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Back in colonial Massachusetts, regular people were accused of being involved in witchcraft or linked to the devil. The Salem Witch Trials lasted in the period between 1692 and 1693, where over 200 people were accused. However, only 20 individuals were put to death for this reason. The witch belief began when girls had shown strange or compulsive behavior and women accused others of witchcraft. Such victims were Tituba, Sarah Good and Sarah Osborne. Theories have been conjured as to why the Salem Witch Trials were put to action. Some may believe that ergot poisoning to the girls had led to the mass hysteria of witches, but interestingly enough, an isolated community producing rumors of its own could have led to the obsession of witches as well. So, what really caused the Salem Witch Trials?
Linnda R. Caporael, a researcher who created the ergotism theory, believed that ergot poisoning in the rye that was grown in Salem was the cause of the strange behavior in the girls. In 1962, Elizabeth (Betty) Parris and Abigail Williams started having fits and outbursts of screaming. The local doctor had diagnosed them with being cursed from a witch. Nowadays, where statements are supported with evidence, the doctor seems illogical and ridiculous. However, colonial Massachusetts trusted doctors and people was majorly religious to Puritan values. So, when witches became a possible danger in their eyes, people were paranoid. Caporael created a theory where girls suffered from convulsive ergotism. “The symptoms of this poisoning include crawling skin, headaches, vertigo, hallucinations, epileptic-like convulsions, vomiting, and diarrhea.” Yet, according to Nicholas P. Spanos and Jack Gottlieb, the girls did not show all symptoms that pointed to ergot poisoning, which begs the question as to why the poisoning did not spread to anyone else in Salem? Another flaw in Caporael’s theory is that convulsive ergotism only occurs when there is a lack of vitamin A in the area, but the village was considered an agriculture based community. “The diets of the population certainly included enough fish and diary to provide sufficient vitamin A to prevent convulsive ergotism.” Convulsive ergotism could not have been the main cause of the girls’ peculiar habits.
An isolated community with Puritan values can believe in witches without evidence or reasoning. The Salem Village could have easily been influenced to think that witches were among them. The term, groupthink, is defined as “a way of thinking characterized by an excessive emphasis on group cohesion and solidarity.” The individuals surrounding each other affect how the group in general understands and thinks in a situation. In this case, the villagers of Salem believed to have seen witchcraft and the devil at work, which could have been hallucinations from groupthink. “This pressure to conform and to limit personal beliefs likely increased significantly once accusations were being made, lest someone turn an accusation on someone who dared to speak [their] mind.”3 Living in an isolated area also influences the way the group thinks because there is no other outside source inputting information. Colonial Salem was filled with people that believed to have witnessed witchcraft, but have only experienced it when another colleague has said the same thing. If they had opposed one another, accusations would be made and one would be either put in jail or executed. Now, no theory has been proven to be the actual reason for the cause of the Salem Witch Trials, but the theory of groupthink is the most possible reason.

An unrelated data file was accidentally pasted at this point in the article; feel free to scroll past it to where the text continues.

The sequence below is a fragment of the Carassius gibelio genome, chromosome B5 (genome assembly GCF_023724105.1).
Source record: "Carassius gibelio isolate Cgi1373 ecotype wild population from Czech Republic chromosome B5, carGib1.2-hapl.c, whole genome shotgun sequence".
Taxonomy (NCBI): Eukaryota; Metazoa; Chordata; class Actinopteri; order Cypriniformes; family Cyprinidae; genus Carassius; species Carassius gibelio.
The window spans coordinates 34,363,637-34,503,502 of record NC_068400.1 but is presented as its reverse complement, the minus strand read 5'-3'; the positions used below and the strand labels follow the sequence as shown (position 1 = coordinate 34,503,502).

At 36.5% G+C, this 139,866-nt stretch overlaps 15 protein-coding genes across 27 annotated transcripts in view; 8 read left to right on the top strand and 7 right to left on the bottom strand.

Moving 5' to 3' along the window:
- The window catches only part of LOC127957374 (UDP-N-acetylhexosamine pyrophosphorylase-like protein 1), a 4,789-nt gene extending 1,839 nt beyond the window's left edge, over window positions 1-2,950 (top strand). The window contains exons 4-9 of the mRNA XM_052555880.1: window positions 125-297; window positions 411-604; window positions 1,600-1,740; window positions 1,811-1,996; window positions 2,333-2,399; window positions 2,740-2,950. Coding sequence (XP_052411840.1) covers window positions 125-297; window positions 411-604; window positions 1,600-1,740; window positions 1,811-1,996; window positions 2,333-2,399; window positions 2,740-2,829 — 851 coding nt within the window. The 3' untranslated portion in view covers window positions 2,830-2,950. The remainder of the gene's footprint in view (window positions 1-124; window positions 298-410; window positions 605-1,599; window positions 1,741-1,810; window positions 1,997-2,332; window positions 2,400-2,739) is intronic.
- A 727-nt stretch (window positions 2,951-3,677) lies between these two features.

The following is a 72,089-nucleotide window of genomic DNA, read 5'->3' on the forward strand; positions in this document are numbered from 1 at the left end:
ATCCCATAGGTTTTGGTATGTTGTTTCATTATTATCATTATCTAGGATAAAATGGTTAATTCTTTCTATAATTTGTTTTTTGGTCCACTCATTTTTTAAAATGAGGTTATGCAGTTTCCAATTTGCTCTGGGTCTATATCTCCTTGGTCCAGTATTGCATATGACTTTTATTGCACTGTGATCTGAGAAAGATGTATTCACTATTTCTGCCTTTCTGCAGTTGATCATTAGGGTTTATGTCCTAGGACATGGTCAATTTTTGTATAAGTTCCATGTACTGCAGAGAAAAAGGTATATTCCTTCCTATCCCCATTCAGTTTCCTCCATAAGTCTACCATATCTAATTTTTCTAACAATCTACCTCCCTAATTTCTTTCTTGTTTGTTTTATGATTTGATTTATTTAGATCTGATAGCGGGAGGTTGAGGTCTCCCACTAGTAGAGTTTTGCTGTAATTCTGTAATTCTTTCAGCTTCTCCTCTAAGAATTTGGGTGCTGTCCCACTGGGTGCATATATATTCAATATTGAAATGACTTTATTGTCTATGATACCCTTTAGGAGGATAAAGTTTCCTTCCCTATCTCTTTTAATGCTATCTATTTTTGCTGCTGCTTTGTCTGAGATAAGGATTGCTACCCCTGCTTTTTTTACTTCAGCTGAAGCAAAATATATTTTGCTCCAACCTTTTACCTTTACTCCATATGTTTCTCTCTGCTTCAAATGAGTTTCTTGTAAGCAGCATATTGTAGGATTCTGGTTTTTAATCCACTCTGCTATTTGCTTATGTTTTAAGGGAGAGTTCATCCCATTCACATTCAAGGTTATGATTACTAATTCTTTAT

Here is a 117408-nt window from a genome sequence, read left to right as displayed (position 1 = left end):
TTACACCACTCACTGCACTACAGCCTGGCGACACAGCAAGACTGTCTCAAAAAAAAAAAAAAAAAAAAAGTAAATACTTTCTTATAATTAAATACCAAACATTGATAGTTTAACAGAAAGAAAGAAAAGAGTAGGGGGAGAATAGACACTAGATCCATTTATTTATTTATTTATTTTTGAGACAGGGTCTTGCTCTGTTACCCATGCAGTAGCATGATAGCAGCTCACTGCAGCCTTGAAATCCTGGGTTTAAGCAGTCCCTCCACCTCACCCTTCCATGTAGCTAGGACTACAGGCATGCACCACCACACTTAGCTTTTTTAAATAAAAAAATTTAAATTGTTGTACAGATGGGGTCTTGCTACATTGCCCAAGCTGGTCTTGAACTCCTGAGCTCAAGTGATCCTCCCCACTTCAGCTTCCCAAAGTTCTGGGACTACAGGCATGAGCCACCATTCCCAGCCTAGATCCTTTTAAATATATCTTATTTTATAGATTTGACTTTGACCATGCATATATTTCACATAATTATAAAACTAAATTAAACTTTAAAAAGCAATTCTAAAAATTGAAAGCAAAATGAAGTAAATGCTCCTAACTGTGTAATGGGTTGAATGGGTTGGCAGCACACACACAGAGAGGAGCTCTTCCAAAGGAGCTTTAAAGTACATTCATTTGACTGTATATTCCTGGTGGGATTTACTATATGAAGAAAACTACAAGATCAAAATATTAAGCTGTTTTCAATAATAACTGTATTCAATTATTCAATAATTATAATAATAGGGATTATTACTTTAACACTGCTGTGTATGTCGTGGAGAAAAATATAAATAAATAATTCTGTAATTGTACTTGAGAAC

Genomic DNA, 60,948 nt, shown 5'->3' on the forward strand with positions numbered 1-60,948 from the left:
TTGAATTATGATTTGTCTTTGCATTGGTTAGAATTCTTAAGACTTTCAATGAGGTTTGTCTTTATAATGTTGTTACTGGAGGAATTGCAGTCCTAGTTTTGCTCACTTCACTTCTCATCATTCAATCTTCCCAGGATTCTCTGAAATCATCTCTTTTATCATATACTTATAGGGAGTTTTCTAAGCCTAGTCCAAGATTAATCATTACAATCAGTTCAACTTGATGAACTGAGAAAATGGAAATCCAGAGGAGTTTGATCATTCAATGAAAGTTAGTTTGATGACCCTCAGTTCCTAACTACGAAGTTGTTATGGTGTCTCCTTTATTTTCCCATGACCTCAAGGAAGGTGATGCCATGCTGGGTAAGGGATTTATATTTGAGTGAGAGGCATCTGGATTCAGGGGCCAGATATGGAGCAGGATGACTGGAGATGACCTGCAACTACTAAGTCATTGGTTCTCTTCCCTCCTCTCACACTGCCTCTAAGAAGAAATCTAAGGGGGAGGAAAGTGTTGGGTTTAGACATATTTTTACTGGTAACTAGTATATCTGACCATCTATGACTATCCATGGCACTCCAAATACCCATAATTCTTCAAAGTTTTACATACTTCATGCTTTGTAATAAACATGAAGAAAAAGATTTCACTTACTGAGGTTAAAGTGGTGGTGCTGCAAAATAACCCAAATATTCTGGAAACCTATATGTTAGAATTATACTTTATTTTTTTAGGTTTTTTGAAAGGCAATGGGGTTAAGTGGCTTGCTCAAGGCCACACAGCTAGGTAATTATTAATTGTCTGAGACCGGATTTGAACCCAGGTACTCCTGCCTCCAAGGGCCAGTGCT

The Salem Witch Trials lasted from the February of 1692 to the May of 1693. Fortunately, the trials died down significantly in 1693 and the Massachusetts General Court said the trials were unlawful, which prompted a public apology from Samuel Sewall for his involvement in the trials. The theory that ergot poisoning had caused the belief of witchcraft was disproved by Nicholas P. Spanos and Jack Gottlieb. Convulsive ergotism couldn’t have been the cause since it wasn’t spread to everyone who at the same rye and vitamin A was abundant in the village. The most believable and interesting possibility is that groupthink was at work in Salem. Their minds were triggered into thinking that the devil was around them and as a result, 200 villagers were accused.
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